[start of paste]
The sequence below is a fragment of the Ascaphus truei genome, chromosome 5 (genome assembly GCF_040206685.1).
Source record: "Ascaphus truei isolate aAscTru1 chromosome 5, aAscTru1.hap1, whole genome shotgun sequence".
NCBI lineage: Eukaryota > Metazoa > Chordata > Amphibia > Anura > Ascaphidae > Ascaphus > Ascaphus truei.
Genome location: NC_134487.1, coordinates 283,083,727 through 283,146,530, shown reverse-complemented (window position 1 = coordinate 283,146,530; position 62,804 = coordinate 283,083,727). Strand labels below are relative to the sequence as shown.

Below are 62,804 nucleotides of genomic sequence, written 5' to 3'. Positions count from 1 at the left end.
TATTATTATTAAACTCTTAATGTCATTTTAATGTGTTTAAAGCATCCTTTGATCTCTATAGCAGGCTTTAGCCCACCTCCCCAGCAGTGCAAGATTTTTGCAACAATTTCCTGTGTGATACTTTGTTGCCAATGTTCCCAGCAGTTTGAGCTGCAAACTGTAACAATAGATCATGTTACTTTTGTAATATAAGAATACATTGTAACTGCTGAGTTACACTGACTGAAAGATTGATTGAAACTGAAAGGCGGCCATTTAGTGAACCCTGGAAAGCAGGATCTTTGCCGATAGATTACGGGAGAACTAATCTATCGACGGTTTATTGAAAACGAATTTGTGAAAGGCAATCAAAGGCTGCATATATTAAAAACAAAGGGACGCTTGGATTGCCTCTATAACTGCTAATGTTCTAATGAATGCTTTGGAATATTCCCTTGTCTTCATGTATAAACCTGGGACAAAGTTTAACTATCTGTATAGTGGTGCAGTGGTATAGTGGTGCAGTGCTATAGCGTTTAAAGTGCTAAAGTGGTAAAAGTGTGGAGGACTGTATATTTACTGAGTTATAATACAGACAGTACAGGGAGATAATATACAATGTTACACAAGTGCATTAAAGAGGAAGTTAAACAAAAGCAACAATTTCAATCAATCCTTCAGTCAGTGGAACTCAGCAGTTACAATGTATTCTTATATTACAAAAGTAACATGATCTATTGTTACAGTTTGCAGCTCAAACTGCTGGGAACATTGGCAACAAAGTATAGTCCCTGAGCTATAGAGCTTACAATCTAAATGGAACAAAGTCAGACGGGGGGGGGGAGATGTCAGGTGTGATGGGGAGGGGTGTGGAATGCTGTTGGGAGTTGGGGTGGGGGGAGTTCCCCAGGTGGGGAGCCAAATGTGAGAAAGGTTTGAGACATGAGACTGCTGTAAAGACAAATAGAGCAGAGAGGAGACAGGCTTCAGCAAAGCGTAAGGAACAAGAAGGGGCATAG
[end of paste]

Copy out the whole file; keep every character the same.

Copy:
The sequence below is a fragment of the Ascaphus truei genome, chromosome 5 (genome assembly GCF_040206685.1).
Source record: "Ascaphus truei isolate aAscTru1 chromosome 5, aAscTru1.hap1, whole genome shotgun sequence".
NCBI lineage: Eukaryota > Metazoa > Chordata > Amphibia > Anura > Ascaphidae > Ascaphus > Ascaphus truei.
Genome location: NC_134487.1, coordinates 283,083,727 through 283,146,530, shown reverse-complemented (window position 1 = coordinate 283,146,530; position 62,804 = coordinate 283,083,727). Strand labels below are relative to the sequence as shown.

Below are 62,804 nucleotides of genomic sequence, written 5' to 3'. Positions count from 1 at the left end.
TATTATTATTAAACTCTTAATGTCATTTTAATGTGTTTAAAGCATCCTTTGATCTCTATAGCAGGCTTTAGCCCACCTCCCCAGCAGTGCAAGATTTTTGCAACAATTTCCTGTGTGATACTTTGTTGCCAATGTTCCCAGCAGTTTGAGCTGCAAACTGTAACAATAGATCATGTTACTTTTGTAATATAAGAATACATTGTAACTGCTGAGTTACACTGACTGAAAGATTGATTGAAACTGAAAGGCGGCCATTTAGTGAACCCTGGAAAGCAGGATCTTTGCCGATAGATTACGGGAGAACTAATCTATCGACGGTTTATTGAAAACGAATTTGTGAAAGGCAATCAAAGGCTGCATATATTAAAAACAAAGGGACGCTTGGATTGCCTCTATAACTGCTAATGTTCTAATGAATGCTTTGGAATATTCCCTTGTCTTCATGTATAAACCTGGGACAAAGTTTAACTATCTGTATAGTGGTGCAGTGGTATAGTGGTGCAGTGCTATAGCGTTTAAAGTGCTAAAGTGGTAAAAGTGTGGAGGACTGTATATTTACTGAGTTATAATACAGACAGTACAGGGAGATAATATACAATGTTACACAAGTGCATTAAAGAGGAAGTTAAACAAAAGCAACAATTTCAATCAATCCTTCAGTCAGTGGAACTCAGCAGTTACAATGTATTCTTATATTACAAAAGTAACATGATCTATTGTTACAGTTTGCAGCTCAAACTGCTGGGAACATTGGCAACAAAGTATAGTCCCTGAGCTATAGAGCTTACAATCTAAATGGAACAAAGTCAGACGGGGGGGGGGAGATGTCAGGTGTGATGGGGAGGGGTGTGGAATGCTGTTGGGAGTTGGGGTGGGGGGAGTTCCCCAGGTGGGGAGCCAAATGTGAGAAAGGTTTGAGACATGAGACTGCTGTAAAGACAAATAGAGCAGAGAGGAGACAGGCTTCAGCAAAGCGTAAGGAACAAGAAGGGGCATAG